|Essay Requirement||No, this course will not satisfy the Faculty of Law essay requirement|
|Enrollment Restriction||25 upper year students|
|Instruction||Seminar - discussions, in class exercises. (Careful reading of pre-assigned material and active participation by students in the seminar discussions are thus essential.)|
|Assessment|| 1) Class participation 20%,
2) two Class Exercises 50% (worth 20% and 30% each, one of which will be a take-home test), and
3) Written paper – 30% (7-10 double spaced pages, Times New Roman). Students may choose to write on an assigned topic or on a substantive issue of their choice to be determined and approved by the beginning of the second week of classes.
|Materials|| Most of our required readings are online and will be posted on WebCt. Students will be expected to download and print some of them.
Recommended Reference Books:
1. Olivier de Schutter, International Human Rights Law : Cases, Materials, Commentary. New York : Cambridge University Press, 2010.
2. Steiner, Alston & Goodman, International Human Rights in Context : Law, Politics, Morals. New York : Oxford University Press, 2008.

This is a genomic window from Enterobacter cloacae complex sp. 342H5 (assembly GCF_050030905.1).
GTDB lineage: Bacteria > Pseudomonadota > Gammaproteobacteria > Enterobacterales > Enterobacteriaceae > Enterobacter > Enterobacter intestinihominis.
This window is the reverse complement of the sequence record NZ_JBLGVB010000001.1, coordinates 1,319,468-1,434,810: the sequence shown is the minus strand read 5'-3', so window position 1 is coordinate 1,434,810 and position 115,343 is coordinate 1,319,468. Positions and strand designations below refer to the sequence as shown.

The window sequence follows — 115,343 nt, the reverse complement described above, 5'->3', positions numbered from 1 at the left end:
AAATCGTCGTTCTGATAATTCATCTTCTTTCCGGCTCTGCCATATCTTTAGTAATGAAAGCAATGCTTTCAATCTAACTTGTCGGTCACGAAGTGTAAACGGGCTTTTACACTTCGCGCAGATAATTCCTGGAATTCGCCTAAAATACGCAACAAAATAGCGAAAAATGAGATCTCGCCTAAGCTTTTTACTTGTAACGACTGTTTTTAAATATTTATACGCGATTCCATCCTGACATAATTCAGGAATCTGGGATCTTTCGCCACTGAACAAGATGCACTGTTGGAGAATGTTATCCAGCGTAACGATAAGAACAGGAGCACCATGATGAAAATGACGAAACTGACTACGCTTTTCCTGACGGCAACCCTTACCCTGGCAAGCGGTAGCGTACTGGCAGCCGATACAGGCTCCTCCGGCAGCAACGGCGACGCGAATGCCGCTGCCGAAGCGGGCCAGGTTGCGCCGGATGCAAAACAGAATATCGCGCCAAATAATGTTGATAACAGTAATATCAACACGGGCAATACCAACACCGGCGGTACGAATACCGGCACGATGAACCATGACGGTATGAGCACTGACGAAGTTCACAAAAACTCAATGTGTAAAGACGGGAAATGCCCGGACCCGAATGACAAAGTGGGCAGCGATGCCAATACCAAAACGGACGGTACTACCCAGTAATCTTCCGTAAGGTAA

3. Hurst Hannum, S. James Anaya, Dinah Sheldon (eds.), International Human Rights: Problems of Law, Policy, and Practice (Aspen, 5th edition, 2011).
The United Nations Charter
The Universal Declaration of Human Rights
International Covenant on Civil and Political Rights
International Covenant on Economic, Social and Cultural Rights
The Convention on the Rights of the Child
|Library Materials||Click here for Library Materials for this Course|
|Description|| This course examines the role of international law in defining and protecting a broad range of human rights. We will explore the emergence of the idea of International Human Rights and critically assess its role in promoting and securing global justice as conceived of by various groups. The course will examine the concept of human rights, major sources of international human rights law, substantive rights and obligations, enforcement mechanisms and some of the agencies responsible for monitoring compliance. Against this background, we will identify some major controversies and debates in international human rights.
In class we will use case studies and class exercises to deepen our understanding of the application of international human rights law. By the end of the course, students are expected to have a good understanding of the concept of human rights, the goals and historical development of international human rights law and major institutions and mechanisms for enforcement and monitoring.
More specifically, students should have an overview and basic knowledge of the provisions of the foundational international human rights instruments, and be able to write a legal opinion on the application of international human rights law to a particular problem.